It’s not easy living with chronic pain. I had a disintegrated disc last year which, before I was operated on, managed to get my sciatic nerve caught between two of my vertebrae, leaving behind a Gordian knot of frayed synapses. This was the culmination of a previous unsuccessful microdiscectomy and a work schedule that is far from being conducive to a healthy spine.
Most days, the pain hovers around a five or a six. Yeah, I know. That doesn’t sound like much but imagine that the five or six is there for every single second of the day and night. It starts to feel a lot worse.
And then there are the bad days. The pain will get to a seven or an eight – sometimes even a nine. And those are the dark days. The really dark days.
The days when the handfuls of schedule 6 painkillers I take twice a day seem to have all the effect of half a kiddies Aspirin.
The days when the pain is an angry, red hot, malignant ball of hateful, spiteful malice and it becomes all that I can focus on. All that I can see.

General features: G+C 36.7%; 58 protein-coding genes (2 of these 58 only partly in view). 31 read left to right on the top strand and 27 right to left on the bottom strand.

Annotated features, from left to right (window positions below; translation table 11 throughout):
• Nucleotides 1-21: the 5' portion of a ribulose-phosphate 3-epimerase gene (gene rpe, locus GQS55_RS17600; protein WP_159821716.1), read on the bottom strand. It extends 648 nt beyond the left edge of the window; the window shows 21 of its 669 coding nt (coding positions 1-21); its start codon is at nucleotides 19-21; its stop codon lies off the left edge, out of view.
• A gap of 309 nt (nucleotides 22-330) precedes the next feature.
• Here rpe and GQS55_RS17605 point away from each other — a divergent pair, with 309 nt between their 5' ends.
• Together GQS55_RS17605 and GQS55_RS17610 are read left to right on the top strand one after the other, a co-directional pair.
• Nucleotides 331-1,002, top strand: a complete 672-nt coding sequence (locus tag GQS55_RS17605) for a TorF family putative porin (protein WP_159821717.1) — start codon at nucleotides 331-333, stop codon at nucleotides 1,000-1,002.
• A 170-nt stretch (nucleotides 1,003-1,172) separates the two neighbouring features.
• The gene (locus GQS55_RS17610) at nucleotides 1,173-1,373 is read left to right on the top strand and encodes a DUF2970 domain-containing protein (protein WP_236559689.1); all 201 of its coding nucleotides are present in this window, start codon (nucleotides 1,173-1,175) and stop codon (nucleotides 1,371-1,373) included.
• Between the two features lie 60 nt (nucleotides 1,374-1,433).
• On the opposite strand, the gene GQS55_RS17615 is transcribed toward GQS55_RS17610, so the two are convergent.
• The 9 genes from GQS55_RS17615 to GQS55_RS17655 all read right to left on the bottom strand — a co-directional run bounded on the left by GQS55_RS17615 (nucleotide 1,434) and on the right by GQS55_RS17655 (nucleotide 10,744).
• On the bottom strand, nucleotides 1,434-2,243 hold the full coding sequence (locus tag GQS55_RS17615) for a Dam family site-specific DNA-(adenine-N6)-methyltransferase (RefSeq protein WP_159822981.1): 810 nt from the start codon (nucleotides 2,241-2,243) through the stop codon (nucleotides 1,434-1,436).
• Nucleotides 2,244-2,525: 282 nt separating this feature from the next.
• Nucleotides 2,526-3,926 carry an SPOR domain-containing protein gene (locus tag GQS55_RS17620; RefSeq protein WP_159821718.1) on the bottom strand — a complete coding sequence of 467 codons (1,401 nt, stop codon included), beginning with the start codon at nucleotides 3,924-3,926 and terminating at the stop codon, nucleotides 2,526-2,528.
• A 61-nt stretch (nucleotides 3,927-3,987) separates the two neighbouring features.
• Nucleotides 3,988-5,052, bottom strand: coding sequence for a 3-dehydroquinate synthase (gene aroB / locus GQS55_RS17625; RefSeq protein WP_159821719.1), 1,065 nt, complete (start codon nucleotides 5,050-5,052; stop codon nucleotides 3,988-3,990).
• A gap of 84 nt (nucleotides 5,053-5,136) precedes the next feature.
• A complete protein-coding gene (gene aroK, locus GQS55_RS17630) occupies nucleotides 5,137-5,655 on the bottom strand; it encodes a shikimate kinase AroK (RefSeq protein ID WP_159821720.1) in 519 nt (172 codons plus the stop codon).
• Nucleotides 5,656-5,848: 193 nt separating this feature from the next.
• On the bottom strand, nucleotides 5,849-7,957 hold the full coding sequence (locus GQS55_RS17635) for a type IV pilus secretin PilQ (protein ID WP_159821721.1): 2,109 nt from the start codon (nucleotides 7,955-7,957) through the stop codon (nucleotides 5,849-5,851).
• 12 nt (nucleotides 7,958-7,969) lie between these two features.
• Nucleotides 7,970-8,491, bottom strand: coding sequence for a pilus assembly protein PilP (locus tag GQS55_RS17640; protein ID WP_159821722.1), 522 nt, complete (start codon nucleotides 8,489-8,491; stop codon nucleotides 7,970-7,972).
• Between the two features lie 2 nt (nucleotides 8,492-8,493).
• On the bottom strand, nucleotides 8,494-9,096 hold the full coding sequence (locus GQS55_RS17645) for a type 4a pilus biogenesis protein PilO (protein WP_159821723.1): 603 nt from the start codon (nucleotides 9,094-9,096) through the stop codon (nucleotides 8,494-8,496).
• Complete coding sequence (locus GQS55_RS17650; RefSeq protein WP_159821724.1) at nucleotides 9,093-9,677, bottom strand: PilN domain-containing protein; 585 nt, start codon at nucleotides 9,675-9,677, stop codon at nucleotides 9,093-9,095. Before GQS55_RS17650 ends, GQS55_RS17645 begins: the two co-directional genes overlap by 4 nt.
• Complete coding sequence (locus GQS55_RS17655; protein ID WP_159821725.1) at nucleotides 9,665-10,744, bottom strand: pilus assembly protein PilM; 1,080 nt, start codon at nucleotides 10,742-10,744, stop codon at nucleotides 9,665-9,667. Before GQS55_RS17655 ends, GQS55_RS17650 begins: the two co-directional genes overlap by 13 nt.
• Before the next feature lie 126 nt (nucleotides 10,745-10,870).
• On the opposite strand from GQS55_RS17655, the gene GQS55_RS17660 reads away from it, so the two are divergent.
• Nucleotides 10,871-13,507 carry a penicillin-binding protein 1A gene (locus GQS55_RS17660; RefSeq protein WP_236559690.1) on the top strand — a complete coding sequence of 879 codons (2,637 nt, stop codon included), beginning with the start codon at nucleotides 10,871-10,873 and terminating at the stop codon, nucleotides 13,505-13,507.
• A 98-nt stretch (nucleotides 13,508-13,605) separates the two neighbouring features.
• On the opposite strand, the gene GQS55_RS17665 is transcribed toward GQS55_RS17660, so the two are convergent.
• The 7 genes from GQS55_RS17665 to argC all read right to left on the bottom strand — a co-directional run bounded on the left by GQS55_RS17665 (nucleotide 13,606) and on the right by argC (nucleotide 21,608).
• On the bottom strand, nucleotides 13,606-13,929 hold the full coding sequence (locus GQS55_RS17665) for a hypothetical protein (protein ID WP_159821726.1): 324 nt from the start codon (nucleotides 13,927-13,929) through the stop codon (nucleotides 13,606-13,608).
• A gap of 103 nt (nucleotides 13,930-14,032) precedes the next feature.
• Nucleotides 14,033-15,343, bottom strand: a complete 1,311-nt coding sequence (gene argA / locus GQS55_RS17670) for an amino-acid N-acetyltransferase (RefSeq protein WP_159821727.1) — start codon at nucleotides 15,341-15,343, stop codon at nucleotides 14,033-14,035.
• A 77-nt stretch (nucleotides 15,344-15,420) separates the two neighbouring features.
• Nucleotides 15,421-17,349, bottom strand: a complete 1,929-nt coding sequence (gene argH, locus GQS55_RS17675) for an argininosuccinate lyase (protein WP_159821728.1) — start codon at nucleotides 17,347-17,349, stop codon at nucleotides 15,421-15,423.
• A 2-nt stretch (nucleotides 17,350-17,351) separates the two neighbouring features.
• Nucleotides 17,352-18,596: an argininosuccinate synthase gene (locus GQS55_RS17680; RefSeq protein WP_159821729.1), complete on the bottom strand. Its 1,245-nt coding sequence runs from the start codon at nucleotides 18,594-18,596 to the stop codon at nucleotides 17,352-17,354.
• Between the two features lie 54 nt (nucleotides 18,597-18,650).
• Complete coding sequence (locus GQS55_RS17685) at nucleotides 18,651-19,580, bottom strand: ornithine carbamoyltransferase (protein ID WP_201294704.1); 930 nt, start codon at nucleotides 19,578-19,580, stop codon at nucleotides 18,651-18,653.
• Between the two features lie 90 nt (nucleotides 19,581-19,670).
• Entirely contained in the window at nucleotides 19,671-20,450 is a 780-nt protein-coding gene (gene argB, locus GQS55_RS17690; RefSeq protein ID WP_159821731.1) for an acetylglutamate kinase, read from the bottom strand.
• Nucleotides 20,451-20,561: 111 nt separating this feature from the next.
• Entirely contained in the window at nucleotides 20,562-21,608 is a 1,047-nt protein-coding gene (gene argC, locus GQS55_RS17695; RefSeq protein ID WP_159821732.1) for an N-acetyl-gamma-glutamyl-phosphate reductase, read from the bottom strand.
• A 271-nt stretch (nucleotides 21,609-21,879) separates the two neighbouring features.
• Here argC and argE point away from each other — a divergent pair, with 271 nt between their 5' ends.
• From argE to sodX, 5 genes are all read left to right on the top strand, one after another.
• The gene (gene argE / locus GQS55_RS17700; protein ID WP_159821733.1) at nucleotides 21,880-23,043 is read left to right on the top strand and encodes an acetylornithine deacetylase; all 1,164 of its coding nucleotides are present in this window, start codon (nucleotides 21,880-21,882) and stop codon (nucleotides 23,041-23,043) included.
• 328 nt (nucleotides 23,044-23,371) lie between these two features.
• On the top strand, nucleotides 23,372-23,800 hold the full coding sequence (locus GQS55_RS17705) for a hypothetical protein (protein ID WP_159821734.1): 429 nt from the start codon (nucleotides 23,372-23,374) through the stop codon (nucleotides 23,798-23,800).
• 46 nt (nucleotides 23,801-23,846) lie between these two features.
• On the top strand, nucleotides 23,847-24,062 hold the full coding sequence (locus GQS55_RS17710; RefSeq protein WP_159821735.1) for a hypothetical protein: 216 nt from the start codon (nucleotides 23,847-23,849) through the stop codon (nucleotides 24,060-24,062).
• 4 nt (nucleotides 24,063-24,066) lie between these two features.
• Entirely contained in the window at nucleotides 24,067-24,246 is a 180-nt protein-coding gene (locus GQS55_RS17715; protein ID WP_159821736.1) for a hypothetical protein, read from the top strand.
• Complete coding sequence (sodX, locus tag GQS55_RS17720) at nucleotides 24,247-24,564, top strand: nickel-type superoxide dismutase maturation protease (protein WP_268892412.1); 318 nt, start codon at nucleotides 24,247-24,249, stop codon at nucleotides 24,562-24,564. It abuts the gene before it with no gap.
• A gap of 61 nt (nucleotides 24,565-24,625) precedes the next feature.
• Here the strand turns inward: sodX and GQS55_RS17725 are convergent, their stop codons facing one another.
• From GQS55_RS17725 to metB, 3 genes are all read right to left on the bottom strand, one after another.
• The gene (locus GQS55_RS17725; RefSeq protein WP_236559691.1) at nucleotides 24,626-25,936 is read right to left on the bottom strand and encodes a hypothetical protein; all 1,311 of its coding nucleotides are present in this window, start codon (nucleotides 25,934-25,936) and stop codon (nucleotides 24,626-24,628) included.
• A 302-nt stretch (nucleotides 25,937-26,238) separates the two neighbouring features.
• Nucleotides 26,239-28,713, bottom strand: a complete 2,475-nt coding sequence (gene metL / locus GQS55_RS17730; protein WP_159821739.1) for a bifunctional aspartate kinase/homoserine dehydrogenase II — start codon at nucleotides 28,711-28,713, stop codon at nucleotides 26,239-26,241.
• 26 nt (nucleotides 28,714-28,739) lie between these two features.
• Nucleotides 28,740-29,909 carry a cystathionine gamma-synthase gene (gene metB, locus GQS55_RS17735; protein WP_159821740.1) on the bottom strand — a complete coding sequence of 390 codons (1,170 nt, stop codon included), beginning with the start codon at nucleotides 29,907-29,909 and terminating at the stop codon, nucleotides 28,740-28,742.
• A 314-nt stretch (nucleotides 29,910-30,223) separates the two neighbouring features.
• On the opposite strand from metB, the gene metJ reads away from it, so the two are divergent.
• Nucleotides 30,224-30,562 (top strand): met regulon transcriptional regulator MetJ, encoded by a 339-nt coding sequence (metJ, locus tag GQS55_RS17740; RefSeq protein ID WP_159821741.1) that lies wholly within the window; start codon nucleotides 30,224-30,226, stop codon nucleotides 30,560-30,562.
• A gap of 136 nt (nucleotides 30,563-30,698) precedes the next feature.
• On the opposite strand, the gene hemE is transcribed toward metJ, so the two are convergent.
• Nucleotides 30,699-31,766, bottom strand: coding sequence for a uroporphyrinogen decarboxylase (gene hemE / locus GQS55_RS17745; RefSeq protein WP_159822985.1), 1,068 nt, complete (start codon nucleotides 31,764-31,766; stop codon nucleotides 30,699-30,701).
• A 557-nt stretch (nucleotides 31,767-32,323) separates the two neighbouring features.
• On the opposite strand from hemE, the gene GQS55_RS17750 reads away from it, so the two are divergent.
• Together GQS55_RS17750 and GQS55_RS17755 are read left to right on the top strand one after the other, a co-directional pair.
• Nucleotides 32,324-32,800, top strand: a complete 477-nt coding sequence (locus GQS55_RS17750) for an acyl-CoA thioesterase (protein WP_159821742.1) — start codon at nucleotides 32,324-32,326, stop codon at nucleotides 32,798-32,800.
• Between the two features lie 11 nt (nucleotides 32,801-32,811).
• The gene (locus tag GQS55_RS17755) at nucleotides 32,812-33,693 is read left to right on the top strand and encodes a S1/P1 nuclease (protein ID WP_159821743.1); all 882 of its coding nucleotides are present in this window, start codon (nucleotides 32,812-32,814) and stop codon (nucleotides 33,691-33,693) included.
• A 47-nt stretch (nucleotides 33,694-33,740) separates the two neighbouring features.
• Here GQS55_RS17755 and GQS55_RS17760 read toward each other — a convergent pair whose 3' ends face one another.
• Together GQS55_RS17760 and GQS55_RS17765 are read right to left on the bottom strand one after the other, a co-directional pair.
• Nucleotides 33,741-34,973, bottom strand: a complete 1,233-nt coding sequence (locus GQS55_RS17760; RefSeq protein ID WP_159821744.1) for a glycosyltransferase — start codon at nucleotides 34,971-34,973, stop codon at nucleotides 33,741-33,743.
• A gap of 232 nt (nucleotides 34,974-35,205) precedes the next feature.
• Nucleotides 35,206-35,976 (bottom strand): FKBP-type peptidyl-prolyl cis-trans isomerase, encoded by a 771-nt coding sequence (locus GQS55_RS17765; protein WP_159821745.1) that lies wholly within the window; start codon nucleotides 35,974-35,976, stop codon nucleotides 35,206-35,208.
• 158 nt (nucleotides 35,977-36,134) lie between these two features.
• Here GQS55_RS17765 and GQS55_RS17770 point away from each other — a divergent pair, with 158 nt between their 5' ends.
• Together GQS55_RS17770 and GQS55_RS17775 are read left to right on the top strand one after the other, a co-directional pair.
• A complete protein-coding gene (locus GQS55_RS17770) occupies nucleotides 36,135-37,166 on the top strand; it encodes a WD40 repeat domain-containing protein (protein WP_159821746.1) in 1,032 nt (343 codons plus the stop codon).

The days when I look at a full box of sleeping pills for a few seconds too long and have thoughts that I should never, ever have.
That’s the problem with chronic pain. It never really leaves you and then starts to take over other parts of your brain. My memory is shot. On most days my motivation is non-existent and my ego and self image have taken a huge knock.
“I’m a man damnit! Suck it up. Deal with this!!”
It’s easy to doubt yourself when even the simplest of tasks becomes an agonising chore and being a functioning, active member of society is an onerous task.
But there are always two thoughts that keep me going. Two thoughts that stop me from taking twenty or so sleeping pills with a shot of Jacks. Two thoughts that will not allow me to surrender to this monster I battle every day.
I am a husband.
I am a father.
And those two thoughts are enough to get me through.